By Alleen Brown
By Maggie LaMaack
By CP Staff
By Jesse Marx
By Jesse Marx
By Maggie LaMaack
By Jake Rossen
IT IS A sign of the doldrums engulfing the Beltway press corps in the summer congressional recess that so much is being made of William Weld's doomed fight-by-sound-bite to be confirmed as Bill Clinton's ambassador to Mexico. When Weld held his unusual press conference to announce he was stepping down as the Republican governor of Massachusetts to campaign full-time for his confirmation by the Senate, the nomination was already a dead letter. The opposition of Senate Foreign Relations Committee Chairman Jesse Helms guaranteed that. But all this has more to do with personal pique than with ideology.
Weld, a rich Boston Brahmin who is married to a great-granddaughter of Teddy Roosevelt, had long ago tired of being governor of the Bay State. A man of capacious ego, he has ever seen himself as a future president. Indeed, one of his principal aides had as his main assignment the strategizing of Weld's national ambitions. So when Weld decided to run for the Senate against Democratic incumbent John Kerry last year, it was the first step in Weld's drive for the White House.
During a series of televised debates in that Senate campaign, Kerry needled Weld by asking him whether he'd vote to make Jesse Helms chairman of Foreign Relations. Weld, seeking to curry favor with swing independent voters of liberal bent, said no. That's the real reason for Helms's opposition to the Weld nomination--all the nonsense about Weld's being "soft on drugs" was dredged up by Helms's staff as a smoke screen to justify blocking the appointment.
Enter Dick Lugar, the Republican senator from Indiana, who made headlines with an assault on Helms's "dictatorial" refusal even to accord Weld a public hearing, then escalated his attack by threatening to tamper with the subsidies for tobacco-growing states (Lugar is chairman of the Agriculture Committee). This, too, had everything to do with personal pique and little with ideology. Lugar considers himself his party's senatorial expert on foreign policy--indeed, his ill-fated presidential campaign was based on that theme--and thought that gave him the right to succeed to the Foreign Relations chairmanship when the Republicans took control of Congress. But Helms outmaneuvered Lugar in backroom bargaining, and snatched the post for himself. Thus, like Helms's opposition to Weld, Lugar's attacks on Helms mean little more than it's payback time.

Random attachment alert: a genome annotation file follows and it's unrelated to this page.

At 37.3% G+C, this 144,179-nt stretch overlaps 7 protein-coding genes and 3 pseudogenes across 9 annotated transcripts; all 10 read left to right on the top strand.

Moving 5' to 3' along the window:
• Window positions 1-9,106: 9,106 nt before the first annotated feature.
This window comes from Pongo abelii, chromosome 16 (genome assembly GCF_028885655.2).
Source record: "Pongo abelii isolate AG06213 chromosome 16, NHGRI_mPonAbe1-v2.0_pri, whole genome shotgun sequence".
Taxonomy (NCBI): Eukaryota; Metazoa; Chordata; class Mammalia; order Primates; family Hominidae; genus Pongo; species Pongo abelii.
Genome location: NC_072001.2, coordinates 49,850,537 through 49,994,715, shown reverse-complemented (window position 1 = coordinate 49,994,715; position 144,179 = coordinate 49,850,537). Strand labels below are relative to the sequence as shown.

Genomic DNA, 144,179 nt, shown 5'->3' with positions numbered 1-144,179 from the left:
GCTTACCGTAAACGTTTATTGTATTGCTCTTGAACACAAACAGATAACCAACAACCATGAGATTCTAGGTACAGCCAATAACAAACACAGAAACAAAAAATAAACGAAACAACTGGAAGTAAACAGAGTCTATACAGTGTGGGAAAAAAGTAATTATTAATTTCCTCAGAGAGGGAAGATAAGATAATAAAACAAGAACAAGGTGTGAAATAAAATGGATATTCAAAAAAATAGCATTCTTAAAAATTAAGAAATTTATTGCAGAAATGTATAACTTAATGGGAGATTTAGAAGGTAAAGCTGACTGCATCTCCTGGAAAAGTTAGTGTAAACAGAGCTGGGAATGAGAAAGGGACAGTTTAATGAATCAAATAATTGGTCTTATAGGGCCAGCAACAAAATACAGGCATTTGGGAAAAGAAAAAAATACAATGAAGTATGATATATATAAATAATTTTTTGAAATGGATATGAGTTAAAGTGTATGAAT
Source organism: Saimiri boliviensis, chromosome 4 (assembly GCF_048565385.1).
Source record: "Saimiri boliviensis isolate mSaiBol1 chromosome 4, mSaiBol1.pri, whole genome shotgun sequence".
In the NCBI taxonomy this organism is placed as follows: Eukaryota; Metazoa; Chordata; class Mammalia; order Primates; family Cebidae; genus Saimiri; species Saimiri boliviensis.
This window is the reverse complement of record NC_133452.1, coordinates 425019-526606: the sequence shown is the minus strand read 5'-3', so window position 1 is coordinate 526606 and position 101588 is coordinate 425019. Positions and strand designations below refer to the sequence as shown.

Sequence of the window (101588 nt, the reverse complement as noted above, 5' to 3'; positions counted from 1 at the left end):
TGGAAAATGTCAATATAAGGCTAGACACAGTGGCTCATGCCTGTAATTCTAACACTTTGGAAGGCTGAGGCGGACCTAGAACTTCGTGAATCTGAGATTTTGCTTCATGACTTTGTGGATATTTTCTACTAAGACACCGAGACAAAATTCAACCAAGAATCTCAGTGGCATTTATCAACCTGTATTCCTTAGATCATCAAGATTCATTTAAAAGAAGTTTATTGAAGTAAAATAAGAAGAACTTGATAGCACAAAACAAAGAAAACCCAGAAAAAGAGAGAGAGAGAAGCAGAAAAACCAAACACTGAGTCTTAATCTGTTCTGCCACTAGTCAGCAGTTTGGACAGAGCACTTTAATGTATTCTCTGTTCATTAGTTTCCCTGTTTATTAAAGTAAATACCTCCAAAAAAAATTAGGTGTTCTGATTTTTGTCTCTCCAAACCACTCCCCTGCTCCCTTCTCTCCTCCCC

Weld's appointment by Clinton to the ambassadorial post was also motivated by old-fashioned political horse-trading. Weld had originally been slated to become attorney general in Clinton's second-term cabinet, giving bipartisan cover to the dumping of Janet Reno, who had alienated the White House by appointing special prosecutors to investigate Clinton administration crimes and cover-ups. But word of Reno's planned evisceration raised the hackles of the press--with whom the Waco baby-fryer has an inexplicably good image--and when Reno capitulated to White House pressure by refusing to name a special prosecutor in the campaign-fundraising scandal in order to hang onto her job, Weld was out of luck. The Mexico ambassadorship was Weld's consolation prize.
It seemed a clever move. It helped pay the White House's considerable debt to Teddy Kennedy, who has been one of the administration's staunchest defenders: Teddy had lobbied hard for Weld. First for the attorney generalship, then for the diplomatic posting, to remove Weld from the governorship. This would clear the way for Joe Kennedy Jr. to win the statehouse. Weld is highly popular in Massachusetts--exit polls from his Senate race showed that many voters backed Kerry because they preferred to keep Weld as governor--and Weld's lieutenant governor is a colorless nonentity with a scarred financial past who was considered easy to beat (this was before the eruption of the marital and sexual-tabloid scandals concerning Joe and his brother). And the White House thought it would win points for bipartisanship by sending Weld to Mexico.
But the clashing egos of Weld and Helms garbled this scenario. Long bent on appeasing the arch-conservative Helms (Madeline Albright is the ass-kisser-in-chief), Clinton & Co. have not lifted a finger to secure Weld's confirmation.
Weld's surprise resignation from a job he no longer wanted to ostensibly try to secure a job he could not get has little to do with the Mexico post and everything to do with Weld's ambition: By frontally tackling Helms in the media, Weld has nicely positioned himself with the liberal Massachusetts electorate for another Senate race in 2000, when Teddy Kennedy has said he'll retire. Meanwhile, he can stay in the spotlight by posturing as a national spokesman for the handful of remaining Republican social moderates (on fiscal matters Weld is as right-wing as anyone in the GOP).
Clash of ideologies? Hogwash. It's just politics as usual.